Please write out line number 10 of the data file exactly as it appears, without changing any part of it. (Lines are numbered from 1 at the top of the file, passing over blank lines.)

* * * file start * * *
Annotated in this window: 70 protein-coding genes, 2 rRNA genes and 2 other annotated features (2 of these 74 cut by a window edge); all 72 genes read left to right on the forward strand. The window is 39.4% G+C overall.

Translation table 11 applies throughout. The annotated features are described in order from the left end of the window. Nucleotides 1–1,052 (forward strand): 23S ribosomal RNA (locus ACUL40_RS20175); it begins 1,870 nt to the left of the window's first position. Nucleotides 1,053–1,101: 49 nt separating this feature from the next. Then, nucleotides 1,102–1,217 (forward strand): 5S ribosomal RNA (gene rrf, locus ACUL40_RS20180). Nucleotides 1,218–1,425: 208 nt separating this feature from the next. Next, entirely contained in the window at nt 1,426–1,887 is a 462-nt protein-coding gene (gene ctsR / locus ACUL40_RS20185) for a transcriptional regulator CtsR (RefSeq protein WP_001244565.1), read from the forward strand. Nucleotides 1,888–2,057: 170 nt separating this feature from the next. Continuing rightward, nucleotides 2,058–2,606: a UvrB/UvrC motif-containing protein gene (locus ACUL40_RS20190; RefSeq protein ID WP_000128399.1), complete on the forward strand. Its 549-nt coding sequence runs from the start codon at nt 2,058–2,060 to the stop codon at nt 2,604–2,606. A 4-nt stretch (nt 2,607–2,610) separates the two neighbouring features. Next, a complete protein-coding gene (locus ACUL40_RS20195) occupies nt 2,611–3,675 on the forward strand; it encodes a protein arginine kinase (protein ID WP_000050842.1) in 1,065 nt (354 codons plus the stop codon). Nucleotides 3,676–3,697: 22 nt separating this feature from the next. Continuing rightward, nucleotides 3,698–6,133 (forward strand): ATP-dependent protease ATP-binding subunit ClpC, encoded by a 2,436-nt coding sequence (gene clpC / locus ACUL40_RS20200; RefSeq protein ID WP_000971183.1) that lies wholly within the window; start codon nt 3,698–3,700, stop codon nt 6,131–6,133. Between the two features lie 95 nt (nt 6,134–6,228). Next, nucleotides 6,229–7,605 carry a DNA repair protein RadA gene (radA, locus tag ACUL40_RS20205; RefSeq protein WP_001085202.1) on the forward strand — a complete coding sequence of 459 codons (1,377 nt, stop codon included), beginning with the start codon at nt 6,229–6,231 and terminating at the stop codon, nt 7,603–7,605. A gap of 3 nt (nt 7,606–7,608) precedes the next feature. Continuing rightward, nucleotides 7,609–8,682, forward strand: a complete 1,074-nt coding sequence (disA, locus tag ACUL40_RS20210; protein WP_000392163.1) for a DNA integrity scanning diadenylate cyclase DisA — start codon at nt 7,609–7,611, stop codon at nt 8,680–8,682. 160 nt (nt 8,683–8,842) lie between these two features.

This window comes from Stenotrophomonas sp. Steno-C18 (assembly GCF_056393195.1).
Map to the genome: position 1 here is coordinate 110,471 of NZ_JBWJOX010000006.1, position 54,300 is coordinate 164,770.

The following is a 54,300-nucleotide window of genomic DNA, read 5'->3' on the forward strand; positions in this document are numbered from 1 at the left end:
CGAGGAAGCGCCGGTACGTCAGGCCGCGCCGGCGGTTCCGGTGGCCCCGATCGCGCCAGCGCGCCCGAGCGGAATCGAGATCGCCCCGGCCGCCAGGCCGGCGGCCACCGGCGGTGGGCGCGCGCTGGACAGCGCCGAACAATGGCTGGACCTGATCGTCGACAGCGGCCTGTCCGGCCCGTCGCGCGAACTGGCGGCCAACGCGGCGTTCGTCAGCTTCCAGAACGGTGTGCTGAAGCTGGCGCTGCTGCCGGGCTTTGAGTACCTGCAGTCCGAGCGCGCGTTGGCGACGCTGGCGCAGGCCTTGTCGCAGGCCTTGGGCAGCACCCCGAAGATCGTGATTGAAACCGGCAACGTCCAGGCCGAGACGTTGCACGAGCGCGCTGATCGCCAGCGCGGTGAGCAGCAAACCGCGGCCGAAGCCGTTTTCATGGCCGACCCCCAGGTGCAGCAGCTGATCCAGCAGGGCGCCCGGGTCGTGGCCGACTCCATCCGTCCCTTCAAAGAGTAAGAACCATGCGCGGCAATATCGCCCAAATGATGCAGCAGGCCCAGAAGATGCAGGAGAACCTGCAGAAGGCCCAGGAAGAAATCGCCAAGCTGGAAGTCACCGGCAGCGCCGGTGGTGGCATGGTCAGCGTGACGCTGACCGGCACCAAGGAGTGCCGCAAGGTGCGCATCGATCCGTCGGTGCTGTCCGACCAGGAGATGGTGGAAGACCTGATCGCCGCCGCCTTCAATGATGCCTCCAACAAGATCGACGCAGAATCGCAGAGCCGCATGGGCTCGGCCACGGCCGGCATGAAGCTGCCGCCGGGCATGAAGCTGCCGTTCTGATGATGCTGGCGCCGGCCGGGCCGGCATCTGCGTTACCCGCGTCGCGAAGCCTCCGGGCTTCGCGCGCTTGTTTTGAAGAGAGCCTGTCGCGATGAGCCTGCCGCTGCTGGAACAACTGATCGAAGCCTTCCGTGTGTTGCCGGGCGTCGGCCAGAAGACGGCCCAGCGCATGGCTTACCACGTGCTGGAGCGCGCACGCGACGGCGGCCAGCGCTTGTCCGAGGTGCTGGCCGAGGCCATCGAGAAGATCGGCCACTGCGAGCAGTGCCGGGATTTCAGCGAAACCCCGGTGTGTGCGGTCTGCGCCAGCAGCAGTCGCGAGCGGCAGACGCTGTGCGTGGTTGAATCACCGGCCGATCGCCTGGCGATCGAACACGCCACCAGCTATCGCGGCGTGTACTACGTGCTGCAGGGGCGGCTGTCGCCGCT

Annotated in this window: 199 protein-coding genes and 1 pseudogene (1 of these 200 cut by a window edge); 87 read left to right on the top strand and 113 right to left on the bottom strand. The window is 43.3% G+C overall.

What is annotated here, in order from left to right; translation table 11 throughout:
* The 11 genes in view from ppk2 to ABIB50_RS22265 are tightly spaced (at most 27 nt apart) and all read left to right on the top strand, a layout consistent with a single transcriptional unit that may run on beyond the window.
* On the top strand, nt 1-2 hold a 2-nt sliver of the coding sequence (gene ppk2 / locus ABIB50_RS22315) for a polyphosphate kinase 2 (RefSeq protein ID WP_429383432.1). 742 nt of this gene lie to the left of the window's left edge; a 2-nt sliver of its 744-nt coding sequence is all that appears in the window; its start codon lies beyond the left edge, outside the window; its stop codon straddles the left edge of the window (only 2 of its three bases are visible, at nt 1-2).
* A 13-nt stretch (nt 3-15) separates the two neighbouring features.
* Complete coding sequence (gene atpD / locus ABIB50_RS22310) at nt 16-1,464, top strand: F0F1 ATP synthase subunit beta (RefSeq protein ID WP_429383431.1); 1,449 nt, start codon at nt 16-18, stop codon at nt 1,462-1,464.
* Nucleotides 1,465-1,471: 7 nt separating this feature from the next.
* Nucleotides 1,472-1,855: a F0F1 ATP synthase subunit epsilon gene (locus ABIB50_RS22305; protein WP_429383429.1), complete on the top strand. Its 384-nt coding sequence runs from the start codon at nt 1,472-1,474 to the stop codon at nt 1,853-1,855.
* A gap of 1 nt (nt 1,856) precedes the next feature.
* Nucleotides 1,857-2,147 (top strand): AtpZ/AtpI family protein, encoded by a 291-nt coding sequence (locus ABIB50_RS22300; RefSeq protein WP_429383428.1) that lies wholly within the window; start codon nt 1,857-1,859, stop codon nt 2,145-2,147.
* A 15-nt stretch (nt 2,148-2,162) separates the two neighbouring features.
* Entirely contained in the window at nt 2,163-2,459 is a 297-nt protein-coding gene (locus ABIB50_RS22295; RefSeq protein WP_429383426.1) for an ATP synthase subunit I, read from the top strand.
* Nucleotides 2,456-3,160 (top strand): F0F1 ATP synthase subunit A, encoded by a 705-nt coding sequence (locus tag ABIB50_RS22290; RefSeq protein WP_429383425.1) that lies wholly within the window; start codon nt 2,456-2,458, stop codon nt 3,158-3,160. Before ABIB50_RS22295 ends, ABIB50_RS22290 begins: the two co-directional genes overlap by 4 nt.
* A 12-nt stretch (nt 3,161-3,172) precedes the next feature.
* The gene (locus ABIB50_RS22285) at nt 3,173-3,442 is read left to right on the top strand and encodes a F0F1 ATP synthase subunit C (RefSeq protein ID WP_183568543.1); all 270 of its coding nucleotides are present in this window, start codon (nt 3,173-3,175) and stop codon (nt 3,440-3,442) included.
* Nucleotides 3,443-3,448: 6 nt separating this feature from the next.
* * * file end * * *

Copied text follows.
* On the top strand, nt 1-2 hold a 2-nt sliver of the coding sequence (gene ppk2 / locus ABIB50_RS22315) for a polyphosphate kinase 2 (RefSeq protein ID WP_429383432.1). 742 nt of this gene lie to the left of the window's left edge; a 2-nt sliver of its 744-nt coding sequence is all that appears in the window; its start codon lies beyond the left edge, outside the window; its stop codon straddles the left edge of the window (only 2 of its three bases are visible, at nt 1-2).